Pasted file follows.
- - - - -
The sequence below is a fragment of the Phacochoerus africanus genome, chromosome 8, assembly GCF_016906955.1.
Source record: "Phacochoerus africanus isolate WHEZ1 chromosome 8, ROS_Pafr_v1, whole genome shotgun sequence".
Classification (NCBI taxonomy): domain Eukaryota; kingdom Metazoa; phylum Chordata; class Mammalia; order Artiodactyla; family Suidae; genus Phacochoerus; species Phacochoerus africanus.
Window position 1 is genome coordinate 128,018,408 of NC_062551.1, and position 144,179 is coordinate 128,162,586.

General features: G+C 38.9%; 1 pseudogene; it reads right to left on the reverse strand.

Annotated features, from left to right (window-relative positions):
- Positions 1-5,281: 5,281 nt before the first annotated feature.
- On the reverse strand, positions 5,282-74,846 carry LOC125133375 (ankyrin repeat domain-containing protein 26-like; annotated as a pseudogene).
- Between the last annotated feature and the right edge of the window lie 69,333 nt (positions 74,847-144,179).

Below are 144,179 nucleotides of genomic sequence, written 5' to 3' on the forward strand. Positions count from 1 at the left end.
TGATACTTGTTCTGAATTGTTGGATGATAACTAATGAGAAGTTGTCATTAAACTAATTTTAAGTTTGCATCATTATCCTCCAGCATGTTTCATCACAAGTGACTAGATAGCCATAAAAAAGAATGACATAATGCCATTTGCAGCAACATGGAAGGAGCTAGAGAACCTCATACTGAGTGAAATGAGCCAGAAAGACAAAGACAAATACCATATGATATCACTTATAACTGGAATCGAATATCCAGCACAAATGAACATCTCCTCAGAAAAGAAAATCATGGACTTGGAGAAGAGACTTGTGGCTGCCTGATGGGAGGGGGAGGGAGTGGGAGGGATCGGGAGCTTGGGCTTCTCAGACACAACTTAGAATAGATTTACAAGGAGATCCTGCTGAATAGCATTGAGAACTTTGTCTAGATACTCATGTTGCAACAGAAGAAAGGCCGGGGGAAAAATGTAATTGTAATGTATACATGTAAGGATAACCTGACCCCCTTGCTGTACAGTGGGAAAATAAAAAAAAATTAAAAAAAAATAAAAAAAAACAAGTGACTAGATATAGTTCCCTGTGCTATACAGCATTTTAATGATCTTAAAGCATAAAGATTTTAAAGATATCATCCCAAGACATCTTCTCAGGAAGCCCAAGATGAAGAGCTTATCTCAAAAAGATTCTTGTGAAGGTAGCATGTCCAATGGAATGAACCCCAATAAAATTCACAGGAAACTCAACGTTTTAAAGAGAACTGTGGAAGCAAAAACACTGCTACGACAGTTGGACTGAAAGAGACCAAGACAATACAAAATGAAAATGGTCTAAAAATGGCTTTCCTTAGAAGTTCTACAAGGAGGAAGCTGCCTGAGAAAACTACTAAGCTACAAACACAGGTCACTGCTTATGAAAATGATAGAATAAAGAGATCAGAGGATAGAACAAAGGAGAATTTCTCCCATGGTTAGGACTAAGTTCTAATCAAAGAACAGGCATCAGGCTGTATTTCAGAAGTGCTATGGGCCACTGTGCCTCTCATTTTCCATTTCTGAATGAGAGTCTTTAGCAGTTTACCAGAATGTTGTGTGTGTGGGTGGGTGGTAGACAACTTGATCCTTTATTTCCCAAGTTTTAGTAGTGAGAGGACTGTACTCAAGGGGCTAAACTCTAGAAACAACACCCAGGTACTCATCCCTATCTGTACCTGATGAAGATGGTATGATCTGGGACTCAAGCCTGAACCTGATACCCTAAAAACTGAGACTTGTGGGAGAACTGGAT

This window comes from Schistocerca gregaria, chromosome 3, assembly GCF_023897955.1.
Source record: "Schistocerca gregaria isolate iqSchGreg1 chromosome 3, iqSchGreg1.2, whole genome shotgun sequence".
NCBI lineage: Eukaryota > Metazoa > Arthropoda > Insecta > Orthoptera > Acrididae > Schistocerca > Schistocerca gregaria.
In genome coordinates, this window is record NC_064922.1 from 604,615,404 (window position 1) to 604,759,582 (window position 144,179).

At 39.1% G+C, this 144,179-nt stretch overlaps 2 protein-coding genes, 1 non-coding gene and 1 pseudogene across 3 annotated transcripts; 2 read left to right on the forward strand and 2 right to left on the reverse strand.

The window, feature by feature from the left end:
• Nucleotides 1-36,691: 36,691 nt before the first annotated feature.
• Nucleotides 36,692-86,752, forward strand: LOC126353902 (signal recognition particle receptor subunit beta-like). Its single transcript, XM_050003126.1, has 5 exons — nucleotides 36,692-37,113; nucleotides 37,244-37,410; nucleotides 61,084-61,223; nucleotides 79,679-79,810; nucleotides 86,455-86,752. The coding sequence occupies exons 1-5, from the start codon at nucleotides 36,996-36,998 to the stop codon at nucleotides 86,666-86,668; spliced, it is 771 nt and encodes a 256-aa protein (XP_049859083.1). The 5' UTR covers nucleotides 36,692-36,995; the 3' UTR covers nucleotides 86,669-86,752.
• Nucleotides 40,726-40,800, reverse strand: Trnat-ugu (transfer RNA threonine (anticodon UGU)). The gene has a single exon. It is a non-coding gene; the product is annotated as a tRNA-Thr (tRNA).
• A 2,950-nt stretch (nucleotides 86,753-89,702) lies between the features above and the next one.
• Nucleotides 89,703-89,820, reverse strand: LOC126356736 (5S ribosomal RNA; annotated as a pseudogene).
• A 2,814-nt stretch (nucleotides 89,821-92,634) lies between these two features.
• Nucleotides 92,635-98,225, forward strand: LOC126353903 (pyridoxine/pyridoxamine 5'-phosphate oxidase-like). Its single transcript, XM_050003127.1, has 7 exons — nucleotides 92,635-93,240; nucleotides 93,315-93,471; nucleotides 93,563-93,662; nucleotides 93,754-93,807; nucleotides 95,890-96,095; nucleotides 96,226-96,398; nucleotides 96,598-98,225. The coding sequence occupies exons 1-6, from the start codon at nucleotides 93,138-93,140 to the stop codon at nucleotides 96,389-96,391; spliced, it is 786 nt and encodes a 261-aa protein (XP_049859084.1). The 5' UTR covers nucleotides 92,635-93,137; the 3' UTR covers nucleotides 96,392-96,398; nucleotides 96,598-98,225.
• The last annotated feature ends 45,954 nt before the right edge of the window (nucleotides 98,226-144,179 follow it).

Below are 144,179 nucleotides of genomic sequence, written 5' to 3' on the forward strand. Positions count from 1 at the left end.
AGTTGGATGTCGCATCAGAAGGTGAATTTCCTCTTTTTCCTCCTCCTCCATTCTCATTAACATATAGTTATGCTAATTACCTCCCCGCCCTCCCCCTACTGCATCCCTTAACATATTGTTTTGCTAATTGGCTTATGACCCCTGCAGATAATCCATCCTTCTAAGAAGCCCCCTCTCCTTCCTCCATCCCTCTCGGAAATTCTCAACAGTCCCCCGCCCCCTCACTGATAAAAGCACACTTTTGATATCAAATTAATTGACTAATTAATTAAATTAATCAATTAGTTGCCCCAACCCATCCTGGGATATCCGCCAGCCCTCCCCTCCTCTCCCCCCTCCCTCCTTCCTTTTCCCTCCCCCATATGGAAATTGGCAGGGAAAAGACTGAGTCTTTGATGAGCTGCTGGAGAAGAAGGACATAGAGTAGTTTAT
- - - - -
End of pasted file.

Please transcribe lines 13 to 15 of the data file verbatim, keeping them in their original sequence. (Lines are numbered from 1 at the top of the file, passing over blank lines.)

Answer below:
Source record: "Schistocerca gregaria isolate iqSchGreg1 chromosome 3, iqSchGreg1.2, whole genome shotgun sequence".
NCBI lineage: Eukaryota > Metazoa > Arthropoda > Insecta > Orthoptera > Acrididae > Schistocerca > Schistocerca gregaria.
In genome coordinates, this window is record NC_064922.1 from 604,615,404 (window position 1) to 604,759,582 (window position 144,179).